The Music Scene in Britain is Amazing; You’re Just Looking in the Wrong Place

The capital is harnessing a whole new generation of talent.

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maj 19 2014, 2:26pm


Fat White Family: Best of British

British music is huge in America; Ellie Goulding, Calvin Harris, Bastille, and a sentient mucus called Passenger all made appearances at the business end of the Billboard Hot 100 in the last year. Commercially, we’re responsible for the biggest artists in the world; Mumford and Sons have taken their bastardised barn-dance to the White House, middle-school jackals dressed in Aéropostale prey on Harry Styles, Adele has sold over 10 million copies of 21 in the US making it the best selling digital album in US history and, fuck me, a lot of people like Coldplay.

The list goes on: Ed Sheeran, Rita Ora, Olly Murs, The 1975, Sam Smith, and Jake Bugg have all had big radio hits in the US in the last few months. It’s the biggest invasion since the Beatles – except the music is objectively terrible. The Beatles wrote "Something In The Way She Moves"; Bastille's biggest hit is a live mash-up of "Rhythm Of The Night" and "Rhythm Is A Dancer". Do you get it? It's because they both have rhythm in the title.

We can forgive the United States for neglecting the majority of actually good British artists, they are, after all, the country that gave us both Kid Rock and Imagine Dragons. But here in the UK, we’ve little excuse. We’re living in one of the most creative times that British music has ever seen; London is heaving with young artists that refuse conventional wisdom and the cyclical churn of genre and style. For the first time in ages, it feels as if British music is not a competition between private school kids to see who can sign a 6-figure deal with Universal first, but bristling with exciting scenes on suburban streets.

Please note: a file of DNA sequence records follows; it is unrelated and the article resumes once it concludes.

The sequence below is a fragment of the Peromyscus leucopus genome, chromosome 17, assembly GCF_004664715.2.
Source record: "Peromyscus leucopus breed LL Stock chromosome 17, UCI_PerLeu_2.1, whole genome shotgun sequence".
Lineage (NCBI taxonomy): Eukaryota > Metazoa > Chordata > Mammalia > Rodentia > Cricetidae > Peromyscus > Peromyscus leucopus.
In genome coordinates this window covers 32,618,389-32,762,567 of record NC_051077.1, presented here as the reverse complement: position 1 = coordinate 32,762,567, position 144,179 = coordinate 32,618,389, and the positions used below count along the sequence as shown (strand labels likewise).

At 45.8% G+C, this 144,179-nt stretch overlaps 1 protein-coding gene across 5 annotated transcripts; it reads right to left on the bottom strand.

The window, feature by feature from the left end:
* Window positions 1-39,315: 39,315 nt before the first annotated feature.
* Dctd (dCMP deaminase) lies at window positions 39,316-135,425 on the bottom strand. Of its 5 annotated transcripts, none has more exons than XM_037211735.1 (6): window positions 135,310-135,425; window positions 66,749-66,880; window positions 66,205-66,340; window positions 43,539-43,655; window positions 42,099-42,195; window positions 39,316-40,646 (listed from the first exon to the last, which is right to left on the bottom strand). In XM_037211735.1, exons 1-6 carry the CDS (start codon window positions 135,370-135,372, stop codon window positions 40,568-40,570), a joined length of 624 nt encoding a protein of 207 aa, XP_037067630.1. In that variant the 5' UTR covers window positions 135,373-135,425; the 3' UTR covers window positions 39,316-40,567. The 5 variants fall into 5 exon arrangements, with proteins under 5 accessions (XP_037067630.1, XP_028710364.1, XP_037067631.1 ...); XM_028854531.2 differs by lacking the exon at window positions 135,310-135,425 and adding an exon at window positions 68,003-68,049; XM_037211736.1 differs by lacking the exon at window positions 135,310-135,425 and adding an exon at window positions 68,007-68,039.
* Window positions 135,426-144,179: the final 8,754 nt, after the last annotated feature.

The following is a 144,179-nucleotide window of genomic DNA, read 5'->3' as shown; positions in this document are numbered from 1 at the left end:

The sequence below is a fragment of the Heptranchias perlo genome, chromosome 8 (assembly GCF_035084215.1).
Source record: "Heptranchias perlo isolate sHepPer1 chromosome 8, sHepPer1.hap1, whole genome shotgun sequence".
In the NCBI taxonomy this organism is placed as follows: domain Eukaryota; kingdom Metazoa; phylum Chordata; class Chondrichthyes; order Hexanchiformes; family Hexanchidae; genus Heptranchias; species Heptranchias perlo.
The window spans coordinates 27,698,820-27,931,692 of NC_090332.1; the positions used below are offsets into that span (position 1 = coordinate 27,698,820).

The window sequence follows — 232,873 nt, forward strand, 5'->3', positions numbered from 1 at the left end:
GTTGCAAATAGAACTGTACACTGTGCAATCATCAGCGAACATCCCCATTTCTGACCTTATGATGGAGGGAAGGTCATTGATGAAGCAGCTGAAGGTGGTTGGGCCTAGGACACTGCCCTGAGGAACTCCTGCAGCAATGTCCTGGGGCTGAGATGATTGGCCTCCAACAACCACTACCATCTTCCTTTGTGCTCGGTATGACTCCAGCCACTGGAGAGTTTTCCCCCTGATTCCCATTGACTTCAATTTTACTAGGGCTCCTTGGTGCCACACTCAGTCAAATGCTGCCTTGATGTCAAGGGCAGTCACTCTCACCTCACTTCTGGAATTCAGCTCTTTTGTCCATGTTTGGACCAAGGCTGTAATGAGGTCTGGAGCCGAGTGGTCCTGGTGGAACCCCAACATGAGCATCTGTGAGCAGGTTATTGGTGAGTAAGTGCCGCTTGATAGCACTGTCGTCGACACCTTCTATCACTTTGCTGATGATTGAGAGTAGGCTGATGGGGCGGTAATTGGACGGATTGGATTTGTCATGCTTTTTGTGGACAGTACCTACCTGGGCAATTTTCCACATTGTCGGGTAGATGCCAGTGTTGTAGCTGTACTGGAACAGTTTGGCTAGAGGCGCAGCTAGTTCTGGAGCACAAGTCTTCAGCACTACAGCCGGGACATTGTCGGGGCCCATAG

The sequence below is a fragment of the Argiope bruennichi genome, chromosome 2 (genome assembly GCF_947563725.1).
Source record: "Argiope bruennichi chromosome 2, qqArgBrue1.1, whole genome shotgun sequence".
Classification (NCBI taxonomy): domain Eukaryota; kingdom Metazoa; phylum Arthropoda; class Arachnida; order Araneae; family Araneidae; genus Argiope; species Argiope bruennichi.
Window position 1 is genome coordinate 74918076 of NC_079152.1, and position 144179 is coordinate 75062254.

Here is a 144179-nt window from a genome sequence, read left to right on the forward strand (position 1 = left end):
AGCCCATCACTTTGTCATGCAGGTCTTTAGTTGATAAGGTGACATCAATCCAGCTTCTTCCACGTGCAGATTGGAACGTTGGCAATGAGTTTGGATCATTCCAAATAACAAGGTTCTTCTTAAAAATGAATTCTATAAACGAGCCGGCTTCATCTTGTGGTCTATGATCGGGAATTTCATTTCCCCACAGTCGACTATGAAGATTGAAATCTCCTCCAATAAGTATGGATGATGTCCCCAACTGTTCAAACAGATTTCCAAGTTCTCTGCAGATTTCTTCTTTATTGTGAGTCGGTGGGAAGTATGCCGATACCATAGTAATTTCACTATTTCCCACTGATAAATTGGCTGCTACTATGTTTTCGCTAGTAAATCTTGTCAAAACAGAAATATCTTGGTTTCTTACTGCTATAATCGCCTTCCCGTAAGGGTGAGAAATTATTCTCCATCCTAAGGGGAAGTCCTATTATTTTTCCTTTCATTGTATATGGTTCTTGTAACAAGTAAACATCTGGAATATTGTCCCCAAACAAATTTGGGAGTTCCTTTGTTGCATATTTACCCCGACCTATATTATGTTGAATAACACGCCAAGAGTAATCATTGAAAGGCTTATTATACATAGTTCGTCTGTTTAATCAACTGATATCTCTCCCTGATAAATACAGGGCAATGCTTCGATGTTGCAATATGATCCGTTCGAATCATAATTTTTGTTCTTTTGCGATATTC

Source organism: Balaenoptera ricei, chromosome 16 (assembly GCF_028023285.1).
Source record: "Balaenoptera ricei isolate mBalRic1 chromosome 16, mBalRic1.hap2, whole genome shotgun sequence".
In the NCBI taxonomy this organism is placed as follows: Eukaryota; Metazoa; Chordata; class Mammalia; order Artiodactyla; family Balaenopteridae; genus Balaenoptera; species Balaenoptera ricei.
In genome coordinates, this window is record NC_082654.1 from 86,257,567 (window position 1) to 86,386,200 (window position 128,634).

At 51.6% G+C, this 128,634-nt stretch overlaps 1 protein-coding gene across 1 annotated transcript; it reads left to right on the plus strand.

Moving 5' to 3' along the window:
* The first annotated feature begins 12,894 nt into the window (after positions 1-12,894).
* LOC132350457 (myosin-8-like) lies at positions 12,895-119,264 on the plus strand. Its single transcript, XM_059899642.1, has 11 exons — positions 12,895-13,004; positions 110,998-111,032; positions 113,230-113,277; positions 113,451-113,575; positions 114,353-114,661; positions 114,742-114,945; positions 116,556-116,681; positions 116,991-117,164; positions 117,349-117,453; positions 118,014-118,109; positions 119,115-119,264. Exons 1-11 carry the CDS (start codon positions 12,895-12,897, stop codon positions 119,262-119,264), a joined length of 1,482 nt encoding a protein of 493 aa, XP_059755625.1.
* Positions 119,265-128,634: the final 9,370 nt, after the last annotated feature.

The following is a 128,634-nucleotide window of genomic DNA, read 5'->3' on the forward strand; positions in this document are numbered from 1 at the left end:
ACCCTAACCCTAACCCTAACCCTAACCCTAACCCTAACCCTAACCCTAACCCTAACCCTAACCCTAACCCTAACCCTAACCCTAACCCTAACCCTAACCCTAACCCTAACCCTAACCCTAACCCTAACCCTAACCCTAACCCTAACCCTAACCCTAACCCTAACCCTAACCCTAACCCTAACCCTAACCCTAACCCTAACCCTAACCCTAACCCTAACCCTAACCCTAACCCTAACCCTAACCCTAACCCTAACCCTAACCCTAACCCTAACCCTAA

Yet if you turn on one of the flagship music shows or pick up one of the surviving music magazines – institutions that should be in bed with British music's provocateurs and originators – they are, for the most part, mundane and retrograde; focusing on latter releases from bands long past their sell-by or those big-name UK artists giving our country a bad name.

This trickles down into the public perception of our country’s artistic quality. Our schools are full of brostep EDM being played on Beats headphones, sixth-formers walking around in Hype floral jackets saying whatever the 2014 variation of “swag” is, indie kids devouring the latest in post-Springsteen Pitchfork favourites; and it’s largely because most right-thinking young people in the UK think British music is a joke. The only British artists they hear about are middle-of-road parentally-approved FM radio gruel. Maybe there’s the odd side-dish of diversity, but like the vegetarian selection in Nandos, it’s limited.

There are young British artists in the capital who respire with talent, humour and truth, and they’re being neglected so Radio 1 can do another Tinie Tempah interivew. (I'm not being a London-centric media cunt by the way, London is just where they happen to be.) The artists may still be relatively small, but that's not their fault. We should be showcasing niche artists to as many people as possible, wrestling independent music from an inner-circle of five intellectuals playing soggy biscuit on a limited edition vinyl. So, with that in mind, let’s take a look at the current crop of artists that deserve attention.

Whether it’s the E3 postcode, the Balearic house of Berkshire, or a thing that happened in Manchester in the 90s, a high-concentration of artists in a small area breeds creativity. Each by-gone scene had a figurehead – Wiley, Paul Oakenfold, Tony Wilson – and, behind the Mercury Music nomination and critical adoration, a similar musical cavern surrounds King Krule.